A patent is a right, granted to an inventor who files an application to exclude others from making, using, selling or importing an invention throughout the country where the patent is granted without the inventor’s consent. A patent is an exclusive right given by law to inventors to make use of, and exploit, their inventions for a limited period of time. The inventor may license or sell the patent rights defined by the claims of the patent.
By granting the inventor a temporary monopoly in exchange for a full description of how to perform the invention, patents play a key role in developing industry around the world. Without a patent, anyone can make and sell your invention without your permission and without paying you. It is important to state that a patent application only provides patent pending and does not provide any enforceable patent rights. Only a granted patent provides enforceable patent rights to an inventor or business.
Patent protection in a given country does not extend to other countries. Whilst there is a trend towards global harmonization of patent laws, with the World Trade Organization being particularly active in this area, inventors must usually file an application in each country they want their patent to be effective.
Types of patents
There are three different types of patents available in the United States
- Utility patent, which covers the functional aspects of products and processes. This is the most commonly understood of the defined patents.
- Design patent, which covers the ornamental design of useful objects; and
- Plant patent, which covers a new variety of living plant.
The application for patent must include background information, the nature of any technical problems solved by the invention, a detailed description of the invention and how it works and where appropriate, illustrations of the invention.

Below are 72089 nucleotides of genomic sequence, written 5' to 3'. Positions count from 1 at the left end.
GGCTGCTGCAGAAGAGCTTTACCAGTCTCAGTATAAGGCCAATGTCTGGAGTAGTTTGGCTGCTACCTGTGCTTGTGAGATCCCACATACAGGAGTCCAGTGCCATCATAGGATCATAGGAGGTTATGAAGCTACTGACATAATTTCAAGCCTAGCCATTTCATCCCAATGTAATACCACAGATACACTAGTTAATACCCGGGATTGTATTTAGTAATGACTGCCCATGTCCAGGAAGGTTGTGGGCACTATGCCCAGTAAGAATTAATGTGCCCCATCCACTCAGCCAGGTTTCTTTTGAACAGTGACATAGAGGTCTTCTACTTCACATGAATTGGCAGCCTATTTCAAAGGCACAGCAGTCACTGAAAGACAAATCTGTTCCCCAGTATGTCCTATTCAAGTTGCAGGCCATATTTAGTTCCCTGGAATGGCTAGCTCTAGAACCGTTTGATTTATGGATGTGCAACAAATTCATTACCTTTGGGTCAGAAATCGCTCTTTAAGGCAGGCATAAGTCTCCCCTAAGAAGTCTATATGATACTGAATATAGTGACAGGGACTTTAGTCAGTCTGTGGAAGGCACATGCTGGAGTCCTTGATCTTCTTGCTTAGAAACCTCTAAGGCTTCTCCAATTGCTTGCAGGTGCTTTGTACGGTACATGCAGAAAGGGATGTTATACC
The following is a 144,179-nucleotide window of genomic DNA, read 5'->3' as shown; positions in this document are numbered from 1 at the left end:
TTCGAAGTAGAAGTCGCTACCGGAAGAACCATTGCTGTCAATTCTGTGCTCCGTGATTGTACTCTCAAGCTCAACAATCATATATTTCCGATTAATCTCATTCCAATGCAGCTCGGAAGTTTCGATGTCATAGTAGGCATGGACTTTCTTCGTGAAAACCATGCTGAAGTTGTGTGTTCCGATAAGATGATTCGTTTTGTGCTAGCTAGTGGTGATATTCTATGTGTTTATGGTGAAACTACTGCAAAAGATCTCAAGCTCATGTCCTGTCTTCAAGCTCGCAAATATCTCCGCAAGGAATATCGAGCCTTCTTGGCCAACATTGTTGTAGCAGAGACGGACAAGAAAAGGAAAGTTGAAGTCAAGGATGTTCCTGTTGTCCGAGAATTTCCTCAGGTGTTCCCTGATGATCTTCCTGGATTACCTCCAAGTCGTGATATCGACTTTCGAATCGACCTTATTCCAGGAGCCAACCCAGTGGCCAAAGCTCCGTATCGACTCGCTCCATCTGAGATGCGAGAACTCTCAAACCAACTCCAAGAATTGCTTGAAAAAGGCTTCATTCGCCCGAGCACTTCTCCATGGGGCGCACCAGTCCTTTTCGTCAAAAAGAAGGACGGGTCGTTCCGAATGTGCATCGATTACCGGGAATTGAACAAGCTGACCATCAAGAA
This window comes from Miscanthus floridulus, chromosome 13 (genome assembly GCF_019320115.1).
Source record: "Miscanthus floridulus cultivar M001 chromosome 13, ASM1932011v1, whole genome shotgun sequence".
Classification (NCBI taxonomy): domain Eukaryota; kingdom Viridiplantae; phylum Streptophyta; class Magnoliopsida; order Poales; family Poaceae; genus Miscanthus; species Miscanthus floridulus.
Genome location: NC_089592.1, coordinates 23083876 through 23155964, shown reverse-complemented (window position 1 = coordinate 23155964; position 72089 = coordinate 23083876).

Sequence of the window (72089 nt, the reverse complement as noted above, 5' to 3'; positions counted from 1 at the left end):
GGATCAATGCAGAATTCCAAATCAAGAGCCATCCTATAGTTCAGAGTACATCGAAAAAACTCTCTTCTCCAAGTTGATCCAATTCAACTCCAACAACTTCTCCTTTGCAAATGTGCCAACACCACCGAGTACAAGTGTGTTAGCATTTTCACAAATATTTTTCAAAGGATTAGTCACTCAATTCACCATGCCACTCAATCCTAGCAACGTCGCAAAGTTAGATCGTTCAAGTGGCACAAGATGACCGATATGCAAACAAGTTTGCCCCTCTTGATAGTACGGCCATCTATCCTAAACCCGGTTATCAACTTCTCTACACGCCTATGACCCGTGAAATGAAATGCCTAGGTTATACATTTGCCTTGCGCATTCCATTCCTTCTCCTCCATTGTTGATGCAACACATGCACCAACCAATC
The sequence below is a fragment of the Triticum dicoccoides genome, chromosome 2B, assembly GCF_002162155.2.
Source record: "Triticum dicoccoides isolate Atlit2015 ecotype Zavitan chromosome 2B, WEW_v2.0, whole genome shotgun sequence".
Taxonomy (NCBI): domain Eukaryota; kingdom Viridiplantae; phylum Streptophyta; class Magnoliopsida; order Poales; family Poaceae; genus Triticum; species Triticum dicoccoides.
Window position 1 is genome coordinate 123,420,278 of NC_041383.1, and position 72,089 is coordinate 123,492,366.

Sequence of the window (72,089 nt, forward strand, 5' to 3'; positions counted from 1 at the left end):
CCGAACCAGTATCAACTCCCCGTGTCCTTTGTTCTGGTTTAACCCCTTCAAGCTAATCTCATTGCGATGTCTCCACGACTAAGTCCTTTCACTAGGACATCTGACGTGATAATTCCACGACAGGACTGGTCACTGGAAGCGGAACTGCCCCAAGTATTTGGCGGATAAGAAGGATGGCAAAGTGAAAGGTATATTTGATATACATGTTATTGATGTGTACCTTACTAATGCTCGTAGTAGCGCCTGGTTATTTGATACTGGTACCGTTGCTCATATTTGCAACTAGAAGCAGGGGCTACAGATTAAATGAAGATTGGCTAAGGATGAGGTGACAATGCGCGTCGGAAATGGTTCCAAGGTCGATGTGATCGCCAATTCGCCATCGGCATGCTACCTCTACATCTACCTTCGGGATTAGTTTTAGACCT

In general a patent will be granted for an invention so long as it has never been made in public in any way, before the date on which the application for a patent is filed. The invention must not be obvious to others with good knowledge and experience of the subject of the invention and the invention must be capable of being made or used in some kind of industry.
Patents do not protect ideas. Any exclusive rights obtained can only protect something that is approved to being eligible to patent. Whilst eligibility for patents vary from country to country, in the United States the list is broad, with eligible protection available for machines, compounds and processes. It is also possible to patent genetically engineered living organisms. Business methods are also eligible for protection as is software, although obtaining a software patent in the United States is difficult as the application will need to include a comprehensive discussion of the underlying technology. Some man-made DNA has also been protected.
What is not eligible for protection are laws of nature, abstract ideas, naturally occurring phenomena, business methods that do not involve any kind of machine or apparatus (also known as ‘naked’ business), inventions that have the sole use of being for illegal purpose, atomic weapons, tax strategies, and human organisms.